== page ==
NRC: Mamata caught on wrong foot as BJP finds goose with golden eggs

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New Delhi:

West Bengal Chief Minister Mamata Banerjee’s threat of a civil war and a bloodbath if a section of the West Bengal population is sought to be disenfranchised on the basis of a future report of the National Register of Citizens (NRC) which was in principle mandated by the Supreme Court to identify illegal migrants from Bangladesh is highly provocative and incendiary.

Banerjee has the tendency to shoot from the hip but being in a highly responsible position as chief minister she must weigh her words and think of the consequences of her irresponsible statements. 

This is a highly sensitive matter and if there are riots or other forms of violence the blame can come on Banerjee for it. Such a statement can be interpreted as incitement to violence.

The NRC which took up the case of Assam in the first place in its draft report, has identified over 40 lakh migrants from Bangladesh after the cut-off date of March 24, 1971 as living illegally in Assam. The hard reality is that a substantial section of them, most of them fleeing under duress due to persecution and a life of deprivation became a convenient tool in the hands of some political parties especially the Congress in Assam and the Trinamool Congress in West Bengal to use as a vote bank.

While Mamata’s concern is with Bengal where the NRC is yet to identify the illegals, she is shaken by the Assam example and fears for the loss of her Muslim vote bank in her state. She has reason to believe that after Assam it is West Bengal that would be targeted for NRC’s attention since some BJP leaders have explicitly revealed so.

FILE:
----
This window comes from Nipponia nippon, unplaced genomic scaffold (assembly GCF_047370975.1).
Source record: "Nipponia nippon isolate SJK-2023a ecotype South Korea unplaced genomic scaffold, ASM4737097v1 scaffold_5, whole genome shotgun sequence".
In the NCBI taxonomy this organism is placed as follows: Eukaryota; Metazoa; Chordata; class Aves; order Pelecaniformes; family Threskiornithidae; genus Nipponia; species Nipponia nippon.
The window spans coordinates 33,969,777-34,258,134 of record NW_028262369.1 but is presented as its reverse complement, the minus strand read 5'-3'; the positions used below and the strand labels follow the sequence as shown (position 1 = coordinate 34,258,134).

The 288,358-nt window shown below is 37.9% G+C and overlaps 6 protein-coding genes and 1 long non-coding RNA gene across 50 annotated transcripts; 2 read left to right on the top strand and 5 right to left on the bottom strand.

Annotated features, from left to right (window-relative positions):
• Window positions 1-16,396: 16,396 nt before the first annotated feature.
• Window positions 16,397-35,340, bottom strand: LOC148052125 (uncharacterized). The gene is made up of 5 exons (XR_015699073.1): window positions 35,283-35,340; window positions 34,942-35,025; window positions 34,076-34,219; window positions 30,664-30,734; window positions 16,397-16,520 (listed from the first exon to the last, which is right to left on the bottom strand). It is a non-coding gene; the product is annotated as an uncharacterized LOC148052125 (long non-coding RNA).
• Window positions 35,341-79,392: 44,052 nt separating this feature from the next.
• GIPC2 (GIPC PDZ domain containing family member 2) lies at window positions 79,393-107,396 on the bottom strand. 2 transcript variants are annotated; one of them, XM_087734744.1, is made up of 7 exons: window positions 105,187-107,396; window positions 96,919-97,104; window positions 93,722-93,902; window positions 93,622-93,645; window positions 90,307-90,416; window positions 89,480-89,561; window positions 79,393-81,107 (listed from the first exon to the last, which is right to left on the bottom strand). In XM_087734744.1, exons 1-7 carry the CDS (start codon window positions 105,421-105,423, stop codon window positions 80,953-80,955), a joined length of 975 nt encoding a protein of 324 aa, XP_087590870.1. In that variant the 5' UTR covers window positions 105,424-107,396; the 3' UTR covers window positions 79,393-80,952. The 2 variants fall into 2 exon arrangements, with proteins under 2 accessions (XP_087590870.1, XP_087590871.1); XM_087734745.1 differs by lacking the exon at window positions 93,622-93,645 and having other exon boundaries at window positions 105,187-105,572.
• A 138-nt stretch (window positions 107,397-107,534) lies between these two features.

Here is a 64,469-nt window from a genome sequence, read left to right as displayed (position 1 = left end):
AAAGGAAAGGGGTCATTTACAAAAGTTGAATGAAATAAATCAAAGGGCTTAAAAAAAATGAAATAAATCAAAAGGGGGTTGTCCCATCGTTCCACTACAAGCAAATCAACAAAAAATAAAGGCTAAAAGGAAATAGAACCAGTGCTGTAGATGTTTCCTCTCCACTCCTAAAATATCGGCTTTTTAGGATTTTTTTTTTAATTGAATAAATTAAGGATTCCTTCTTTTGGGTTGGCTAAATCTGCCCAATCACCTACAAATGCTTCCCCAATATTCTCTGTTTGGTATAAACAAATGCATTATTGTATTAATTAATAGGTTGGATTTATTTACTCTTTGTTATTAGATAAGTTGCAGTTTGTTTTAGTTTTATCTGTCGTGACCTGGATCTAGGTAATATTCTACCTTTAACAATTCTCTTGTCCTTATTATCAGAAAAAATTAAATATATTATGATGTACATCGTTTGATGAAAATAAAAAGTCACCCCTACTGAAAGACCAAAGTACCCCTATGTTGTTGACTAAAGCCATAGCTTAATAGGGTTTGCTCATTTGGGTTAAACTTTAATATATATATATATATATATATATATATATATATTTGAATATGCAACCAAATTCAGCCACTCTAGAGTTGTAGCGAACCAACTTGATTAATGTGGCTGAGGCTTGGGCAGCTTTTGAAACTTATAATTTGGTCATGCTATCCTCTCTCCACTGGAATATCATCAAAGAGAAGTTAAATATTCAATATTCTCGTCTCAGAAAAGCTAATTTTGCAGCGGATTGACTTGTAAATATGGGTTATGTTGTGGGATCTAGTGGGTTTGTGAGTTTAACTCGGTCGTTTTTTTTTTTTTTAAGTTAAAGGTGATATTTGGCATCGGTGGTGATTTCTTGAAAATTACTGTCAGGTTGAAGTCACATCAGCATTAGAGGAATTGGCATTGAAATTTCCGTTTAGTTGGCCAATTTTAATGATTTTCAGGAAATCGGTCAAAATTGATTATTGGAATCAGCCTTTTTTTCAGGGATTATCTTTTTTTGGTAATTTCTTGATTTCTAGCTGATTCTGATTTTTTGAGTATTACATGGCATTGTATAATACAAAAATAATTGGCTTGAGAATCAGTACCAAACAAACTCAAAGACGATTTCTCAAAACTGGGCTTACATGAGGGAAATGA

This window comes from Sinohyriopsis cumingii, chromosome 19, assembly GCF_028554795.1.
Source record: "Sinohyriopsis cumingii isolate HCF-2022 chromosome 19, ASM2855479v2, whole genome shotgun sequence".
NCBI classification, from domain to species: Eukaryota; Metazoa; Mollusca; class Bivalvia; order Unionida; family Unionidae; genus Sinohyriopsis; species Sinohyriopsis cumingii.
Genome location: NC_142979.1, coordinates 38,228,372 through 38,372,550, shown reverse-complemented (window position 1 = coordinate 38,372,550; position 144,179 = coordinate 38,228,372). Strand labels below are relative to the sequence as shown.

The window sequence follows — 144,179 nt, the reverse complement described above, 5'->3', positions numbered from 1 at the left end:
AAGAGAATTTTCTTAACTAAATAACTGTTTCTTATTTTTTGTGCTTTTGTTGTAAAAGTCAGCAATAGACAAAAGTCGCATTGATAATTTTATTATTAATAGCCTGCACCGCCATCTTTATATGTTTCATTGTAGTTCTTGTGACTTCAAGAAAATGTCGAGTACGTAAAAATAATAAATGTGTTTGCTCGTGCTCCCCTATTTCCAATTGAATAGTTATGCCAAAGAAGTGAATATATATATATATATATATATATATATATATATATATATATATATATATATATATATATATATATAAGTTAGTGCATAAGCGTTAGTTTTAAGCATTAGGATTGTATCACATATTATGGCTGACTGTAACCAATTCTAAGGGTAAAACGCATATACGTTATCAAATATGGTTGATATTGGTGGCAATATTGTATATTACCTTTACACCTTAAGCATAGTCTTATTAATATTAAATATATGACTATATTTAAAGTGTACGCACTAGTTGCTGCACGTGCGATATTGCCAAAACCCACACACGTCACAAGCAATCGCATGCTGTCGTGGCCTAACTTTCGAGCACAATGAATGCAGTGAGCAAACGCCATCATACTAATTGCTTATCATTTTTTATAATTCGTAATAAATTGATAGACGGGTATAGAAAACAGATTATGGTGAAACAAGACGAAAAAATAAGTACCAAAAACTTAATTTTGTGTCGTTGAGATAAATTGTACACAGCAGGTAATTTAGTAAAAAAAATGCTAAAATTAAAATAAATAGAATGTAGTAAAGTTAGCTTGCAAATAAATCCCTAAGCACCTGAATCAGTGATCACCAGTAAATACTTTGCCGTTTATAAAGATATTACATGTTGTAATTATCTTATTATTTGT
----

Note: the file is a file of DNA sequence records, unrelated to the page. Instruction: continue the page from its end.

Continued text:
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It is widely believed that the influx from Bangladesh was highest in West Bengal. During the UPA regime, Sriprakash Jaiswal, Union Minister of State for Home Affairs, had made a statement in Parliament on July 14, 2004, that there were 12 million illegal Bangladeshi infiltrators living in India, and West Bengal topped the list with 5.7 million Bangladeshis.

Having cultivated these immigrants and showered favours on them, including the grant of Indian citizenship without regard to the fact that they infiltrated into India without valid papers, the Trinamool Congress has been a huge beneficiary of the large vote bank in Bengal as the Congress was in Assam.

Politically, the Bangladeshi migrants are in a position to influence the results of the elections in a large number of constituencies in the Northeast. One estimate is that this is so in about 32 per cent of the constituencies in Assam alone. The estimates for West Bengal are yet to be computed. 

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The BJP is salivating at the prospect of this huge vote bank of Mamata’s party in West Bengal losing the power to prop her up. At what stage the likely disenfranchisement would happen is, however, a big question mark and the benefit of this may well be lost to the BJP in next year’s Lok Sabha elections.

While making the statement on civil war, Mamata apparently did not reckon with the BJP’s penchant for polarizing Hindu voters. The BJP would indeed do everything possible to turn the Hindus en masse against Mamata, citing her desperation to keep the minority voters in good humour.

The party would indeed project Mamata’s stand of seeking to prevent the disenfranchisement of a section of the minority voters as an index that vote bank politics is more important to her than national interest.

Indeed, in the shape of NRC, the BJP has discovered a goose that lays golden eggs though the body would only be doing its duly-mandated work.

Clearly, Mamata has been caught on the wrong foot. Whether she shifts her position to suit her interests remains to be seen.

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